Tuesday, May 10, 2011

Watching the World GO By

Here I am again, dear readers.  It hasn't been quite as long since last time around, and I hope to be back on a semi-regular schedule finally.  Today was a wonderful day, both weather-wise and in other senses of the word.  I believe I've a handle on how I want to approach these last few weeks of the term, which is a great burden off my shoulders.

So, with the weather being as wonderful as it was this evening I thought I would take a little stroll outside after dinner.  I didn't have anywhere in particular in mind, but ended up outside Weatherford Hall, one of the dorms on campus close to mine.  There's a nice wooden bench there, which I decided might get some sunshine.  As it turns out, it didn't, but I sat there anyway.

The title of this post pretty much sums up what I did, I watched, or listened, to the world go by around me.  This was a profoundly relaxing experience.  I could hear birds of several kinds, people walking by, and eventually the wind blowing the leaves on the trees about.  There were also plenty of cars, skateboards, and at least one airplane.

A part of me was hoping that someone might stop by and say hello while I was doing this.  I had nowhere in particular to go and was determined to stay around for a good length of time.  Nobody did.  I'd like to think that if I'd been doing this in, say, Georgia, someone might have.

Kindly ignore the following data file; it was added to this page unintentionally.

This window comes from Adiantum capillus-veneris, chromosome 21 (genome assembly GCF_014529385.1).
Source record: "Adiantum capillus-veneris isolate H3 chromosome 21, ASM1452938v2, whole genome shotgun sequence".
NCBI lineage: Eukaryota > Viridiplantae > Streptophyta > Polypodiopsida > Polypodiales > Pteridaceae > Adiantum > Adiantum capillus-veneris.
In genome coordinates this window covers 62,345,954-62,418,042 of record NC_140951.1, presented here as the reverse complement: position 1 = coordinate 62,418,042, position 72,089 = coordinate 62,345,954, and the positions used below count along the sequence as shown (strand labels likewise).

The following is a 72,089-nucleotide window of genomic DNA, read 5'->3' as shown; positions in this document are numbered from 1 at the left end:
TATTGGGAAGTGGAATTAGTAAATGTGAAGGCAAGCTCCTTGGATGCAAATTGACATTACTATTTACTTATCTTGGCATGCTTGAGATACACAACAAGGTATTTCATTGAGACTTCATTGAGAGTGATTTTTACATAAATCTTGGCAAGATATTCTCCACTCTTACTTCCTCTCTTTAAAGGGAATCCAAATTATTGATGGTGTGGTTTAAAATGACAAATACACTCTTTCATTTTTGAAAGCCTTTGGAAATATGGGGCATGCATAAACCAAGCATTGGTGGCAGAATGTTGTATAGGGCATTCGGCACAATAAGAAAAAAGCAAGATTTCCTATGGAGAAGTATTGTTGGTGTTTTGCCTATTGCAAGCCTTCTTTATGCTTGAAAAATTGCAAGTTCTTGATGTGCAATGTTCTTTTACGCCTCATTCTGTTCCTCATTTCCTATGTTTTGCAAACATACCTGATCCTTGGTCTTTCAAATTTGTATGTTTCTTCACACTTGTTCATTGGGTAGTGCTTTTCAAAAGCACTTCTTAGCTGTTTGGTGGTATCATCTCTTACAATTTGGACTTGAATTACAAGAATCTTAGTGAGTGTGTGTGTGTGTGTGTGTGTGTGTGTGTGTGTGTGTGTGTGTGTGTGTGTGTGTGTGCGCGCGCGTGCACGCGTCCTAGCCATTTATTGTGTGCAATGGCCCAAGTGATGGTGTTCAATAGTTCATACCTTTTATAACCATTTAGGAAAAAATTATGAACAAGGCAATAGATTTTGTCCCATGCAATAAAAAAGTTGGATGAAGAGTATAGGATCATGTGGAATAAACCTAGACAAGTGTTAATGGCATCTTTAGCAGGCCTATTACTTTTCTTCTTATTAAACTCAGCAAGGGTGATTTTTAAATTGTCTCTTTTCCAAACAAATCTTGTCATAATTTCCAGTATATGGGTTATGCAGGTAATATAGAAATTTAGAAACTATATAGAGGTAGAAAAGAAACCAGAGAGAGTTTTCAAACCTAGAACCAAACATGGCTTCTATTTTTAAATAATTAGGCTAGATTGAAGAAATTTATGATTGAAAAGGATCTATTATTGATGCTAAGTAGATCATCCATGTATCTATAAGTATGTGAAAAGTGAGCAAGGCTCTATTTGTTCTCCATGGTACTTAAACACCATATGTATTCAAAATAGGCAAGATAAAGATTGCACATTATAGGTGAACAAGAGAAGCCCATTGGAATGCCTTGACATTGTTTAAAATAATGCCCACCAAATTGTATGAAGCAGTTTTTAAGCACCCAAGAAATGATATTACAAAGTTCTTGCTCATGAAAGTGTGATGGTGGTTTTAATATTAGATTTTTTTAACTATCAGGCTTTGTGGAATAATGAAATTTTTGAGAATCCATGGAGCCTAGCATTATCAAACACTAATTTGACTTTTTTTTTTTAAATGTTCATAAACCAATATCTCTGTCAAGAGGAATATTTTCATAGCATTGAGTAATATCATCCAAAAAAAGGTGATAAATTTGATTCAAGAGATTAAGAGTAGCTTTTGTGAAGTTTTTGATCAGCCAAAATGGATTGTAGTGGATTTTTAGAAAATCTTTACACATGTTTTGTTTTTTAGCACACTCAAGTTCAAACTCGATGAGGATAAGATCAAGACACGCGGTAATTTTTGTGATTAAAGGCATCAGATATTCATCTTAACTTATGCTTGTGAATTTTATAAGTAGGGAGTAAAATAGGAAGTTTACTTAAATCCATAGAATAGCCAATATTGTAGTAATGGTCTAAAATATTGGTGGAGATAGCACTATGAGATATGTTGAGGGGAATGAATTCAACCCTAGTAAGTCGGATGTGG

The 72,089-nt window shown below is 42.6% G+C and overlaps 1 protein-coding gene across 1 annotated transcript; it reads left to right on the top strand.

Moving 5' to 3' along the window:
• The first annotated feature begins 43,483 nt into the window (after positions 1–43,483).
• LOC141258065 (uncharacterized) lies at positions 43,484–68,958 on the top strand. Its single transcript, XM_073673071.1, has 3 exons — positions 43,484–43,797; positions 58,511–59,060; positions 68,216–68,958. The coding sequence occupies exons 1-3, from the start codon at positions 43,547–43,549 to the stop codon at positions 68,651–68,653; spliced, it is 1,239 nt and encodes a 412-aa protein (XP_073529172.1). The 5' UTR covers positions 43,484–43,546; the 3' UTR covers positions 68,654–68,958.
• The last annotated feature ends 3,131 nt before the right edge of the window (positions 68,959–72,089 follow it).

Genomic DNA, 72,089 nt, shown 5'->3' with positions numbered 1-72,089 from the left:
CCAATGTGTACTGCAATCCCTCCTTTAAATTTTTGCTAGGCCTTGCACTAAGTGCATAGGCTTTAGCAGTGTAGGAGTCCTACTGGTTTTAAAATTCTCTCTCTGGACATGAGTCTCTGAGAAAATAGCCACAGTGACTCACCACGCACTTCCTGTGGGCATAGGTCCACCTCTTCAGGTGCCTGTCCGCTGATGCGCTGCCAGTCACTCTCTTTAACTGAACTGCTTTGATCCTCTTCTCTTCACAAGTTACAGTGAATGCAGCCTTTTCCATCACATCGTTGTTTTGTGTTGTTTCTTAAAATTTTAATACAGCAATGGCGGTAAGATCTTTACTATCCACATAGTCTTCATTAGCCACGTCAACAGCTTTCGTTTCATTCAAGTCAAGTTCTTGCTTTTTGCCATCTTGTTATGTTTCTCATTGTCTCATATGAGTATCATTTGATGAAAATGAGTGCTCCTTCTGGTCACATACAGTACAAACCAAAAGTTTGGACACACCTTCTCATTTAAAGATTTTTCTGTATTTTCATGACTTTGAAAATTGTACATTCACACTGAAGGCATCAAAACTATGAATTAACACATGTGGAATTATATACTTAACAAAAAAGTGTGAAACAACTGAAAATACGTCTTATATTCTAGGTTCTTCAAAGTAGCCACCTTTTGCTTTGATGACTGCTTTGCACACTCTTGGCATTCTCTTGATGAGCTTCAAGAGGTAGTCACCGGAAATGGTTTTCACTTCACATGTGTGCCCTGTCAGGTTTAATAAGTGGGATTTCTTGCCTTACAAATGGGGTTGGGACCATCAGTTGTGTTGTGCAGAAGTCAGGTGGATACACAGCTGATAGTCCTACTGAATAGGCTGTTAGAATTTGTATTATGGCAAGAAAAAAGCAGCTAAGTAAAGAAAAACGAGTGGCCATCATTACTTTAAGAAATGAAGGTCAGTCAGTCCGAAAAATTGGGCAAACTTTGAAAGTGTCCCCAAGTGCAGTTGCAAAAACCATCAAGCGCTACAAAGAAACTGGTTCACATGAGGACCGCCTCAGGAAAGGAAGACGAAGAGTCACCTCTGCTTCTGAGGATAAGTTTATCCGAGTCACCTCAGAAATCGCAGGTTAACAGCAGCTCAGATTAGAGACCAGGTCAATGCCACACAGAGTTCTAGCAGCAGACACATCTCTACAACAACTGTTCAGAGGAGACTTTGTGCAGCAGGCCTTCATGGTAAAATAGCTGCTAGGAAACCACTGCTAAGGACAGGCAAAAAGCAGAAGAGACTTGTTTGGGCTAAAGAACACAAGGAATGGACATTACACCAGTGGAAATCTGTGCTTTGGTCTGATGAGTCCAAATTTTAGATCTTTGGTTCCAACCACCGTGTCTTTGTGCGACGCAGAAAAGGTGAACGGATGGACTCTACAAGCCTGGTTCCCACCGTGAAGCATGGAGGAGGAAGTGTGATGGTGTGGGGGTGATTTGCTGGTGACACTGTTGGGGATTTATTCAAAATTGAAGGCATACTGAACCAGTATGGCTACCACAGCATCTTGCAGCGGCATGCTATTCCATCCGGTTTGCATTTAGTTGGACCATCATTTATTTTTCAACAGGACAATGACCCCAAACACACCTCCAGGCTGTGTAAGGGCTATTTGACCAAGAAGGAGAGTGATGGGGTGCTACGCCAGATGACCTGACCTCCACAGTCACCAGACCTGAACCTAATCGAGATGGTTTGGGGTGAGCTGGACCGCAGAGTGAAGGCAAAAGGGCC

There's a tendency in our modern society to hurry.  We think that if we don't get things done as soon as possible, the world will fall apart around us.  We don't really talk to one another as much as we used to, before the advent of cell phones.  I can imagine with curious nostalgia, for I was never there, what it might have been like in the time when the phone was a giant thing sitting on a hall table.  I'd hope we talked more with one another then, and maybe took things just a little slower.

Of course, all this might also have something to do with the age old problem I face.  I'm blind, people know that, and because they don't know how to approach me or are afraid of offending me they simply don't bother.  I hope it was perhaps a combination of those two factors, ideally more the latter than the former.

I am a profoundly old-fashioned person.  I have deep misgivings about our current dependence on technology and what it is doing to the world around us.  This is at least ironic, since I depend so much on it for my every day existence.  I would not have been able to thrive in the hypothetical world I described.

It is because I depend so much on this modernity that I intend to try and spend at least a little of every day outside, doing nothing in particular.  I imagine it'll be good for my health, and who knows, I might meet someone.  My request for you all this time is to try and do the same.  I think it will benefit everybody, blind or otherwise.  Remember also that just because I'm blind doesn't mean I'm unapproachable or easily offended.  I look forward to many pleasant encounters with you all.

Monday, May 2, 2011

Speaker for the Blind